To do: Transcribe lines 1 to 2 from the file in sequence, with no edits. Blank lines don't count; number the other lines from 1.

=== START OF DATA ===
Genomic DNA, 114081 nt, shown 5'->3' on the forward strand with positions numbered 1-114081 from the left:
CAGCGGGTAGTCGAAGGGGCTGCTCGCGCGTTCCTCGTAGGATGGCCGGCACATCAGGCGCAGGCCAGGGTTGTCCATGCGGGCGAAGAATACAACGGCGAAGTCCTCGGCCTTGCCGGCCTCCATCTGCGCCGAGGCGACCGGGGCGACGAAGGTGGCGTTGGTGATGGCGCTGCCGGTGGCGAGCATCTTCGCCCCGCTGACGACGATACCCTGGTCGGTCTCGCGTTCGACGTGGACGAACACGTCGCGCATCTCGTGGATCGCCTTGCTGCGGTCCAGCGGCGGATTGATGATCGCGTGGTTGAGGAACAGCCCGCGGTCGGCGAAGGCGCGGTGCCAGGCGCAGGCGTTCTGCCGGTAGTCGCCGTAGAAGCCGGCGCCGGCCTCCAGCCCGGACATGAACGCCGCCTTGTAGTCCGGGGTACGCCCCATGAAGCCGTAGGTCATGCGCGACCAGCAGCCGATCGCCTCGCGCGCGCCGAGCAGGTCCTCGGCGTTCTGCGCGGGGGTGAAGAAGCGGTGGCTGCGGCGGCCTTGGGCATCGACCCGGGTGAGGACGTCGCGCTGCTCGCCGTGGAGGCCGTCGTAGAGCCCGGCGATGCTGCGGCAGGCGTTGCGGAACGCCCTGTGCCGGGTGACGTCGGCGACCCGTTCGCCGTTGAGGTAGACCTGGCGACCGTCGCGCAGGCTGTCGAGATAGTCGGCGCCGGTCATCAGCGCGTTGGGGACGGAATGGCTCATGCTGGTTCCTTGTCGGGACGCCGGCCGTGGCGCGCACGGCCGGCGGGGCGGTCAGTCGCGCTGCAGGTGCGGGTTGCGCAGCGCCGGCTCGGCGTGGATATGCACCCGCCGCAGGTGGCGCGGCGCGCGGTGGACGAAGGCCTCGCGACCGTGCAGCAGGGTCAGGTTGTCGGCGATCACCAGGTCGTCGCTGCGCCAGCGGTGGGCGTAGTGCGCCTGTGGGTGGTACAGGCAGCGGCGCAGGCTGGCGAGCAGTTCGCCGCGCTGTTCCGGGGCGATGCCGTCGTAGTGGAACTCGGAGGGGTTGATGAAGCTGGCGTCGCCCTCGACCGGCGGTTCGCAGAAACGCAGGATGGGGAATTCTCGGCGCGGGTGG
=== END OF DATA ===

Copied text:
Genomic DNA, 114081 nt, shown 5'->3' on the forward strand with positions numbered 1-114081 from the left:
CAGCGGGTAGTCGAAGGGGCTGCTCGCGCGTTCCTCGTAGGATGGCCGGCACATCAGGCGCAGGCCAGGGTTGTCCATGCGGGCGAAGAATACAACGGCGAAGTCCTCGGCCTTGCCGGCCTCCATCTGCGCCGAGGCGACCGGGGCGACGAAGGTGGCGTTGGTGATGGCGCTGCCGGTGGCGAGCATCTTCGCCCCGCTGACGACGATACCCTGGTCGGTCTCGCGTTCGACGTGGACGAACACGTCGCGCATCTCGTGGATCGCCTTGCTGCGGTCCAGCGGCGGATTGATGATCGCGTGGTTGAGGAACAGCCCGCGGTCGGCGAAGGCGCGGTGCCAGGCGCAGGCGTTCTGCCGGTAGTCGCCGTAGAAGCCGGCGCCGGCCTCCAGCCCGGACATGAACGCCGCCTTGTAGTCCGGGGTACGCCCCATGAAGCCGTAGGTCATGCGCGACCAGCAGCCGATCGCCTCGCGCGCGCCGAGCAGGTCCTCGGCGTTCTGCGCGGGGGTGAAGAAGCGGTGGCTGCGGCGGCCTTGGGCATCGACCCGGGTGAGGACGTCGCGCTGCTCGCCGTGGAGGCCGTCGTAGAGCCCGGCGATGCTGCGGCAGGCGTTGCGGAACGCCCTGTGCCGGGTGACGTCGGCGACCCGTTCGCCGTTGAGGTAGACCTGGCGACCGTCGCGCAGGCTGTCGAGATAGTCGGCGCCGGTCATCAGCGCGTTGGGGACGGAATGGCTCATGCTGGTTCCTTGTCGGGACGCCGGCCGTGGCGCGCACGGCCGGCGGGGCGGTCAGTCGCGCTGCAGGTGCGGGTTGCGCAGCGCCGGCTCGGCGTGGATATGCACCCGCCGCAGGTGGCGCGGCGCGCGGTGGACGAAGGCCTCGCGACCGTGCAGCAGGGTCAGGTTGTCGGCGATCACCAGGTCGTCGCTGCGCCAGCGGTGGGCGTAGTGCGCCTGTGGGTGGTACAGGCAGCGGCGCAGGCTGGCGAGCAGTTCGCCGCGCTGTTCCGGGGCGATGCCGTCGTAGTGGAACTCGGAGGGGTTGATGAAGCTGGCGTCGCCCTCGACCGGCGGTTCGCAGAAACGCAGGATGGGGAATTCTCGGCGCGGGTGG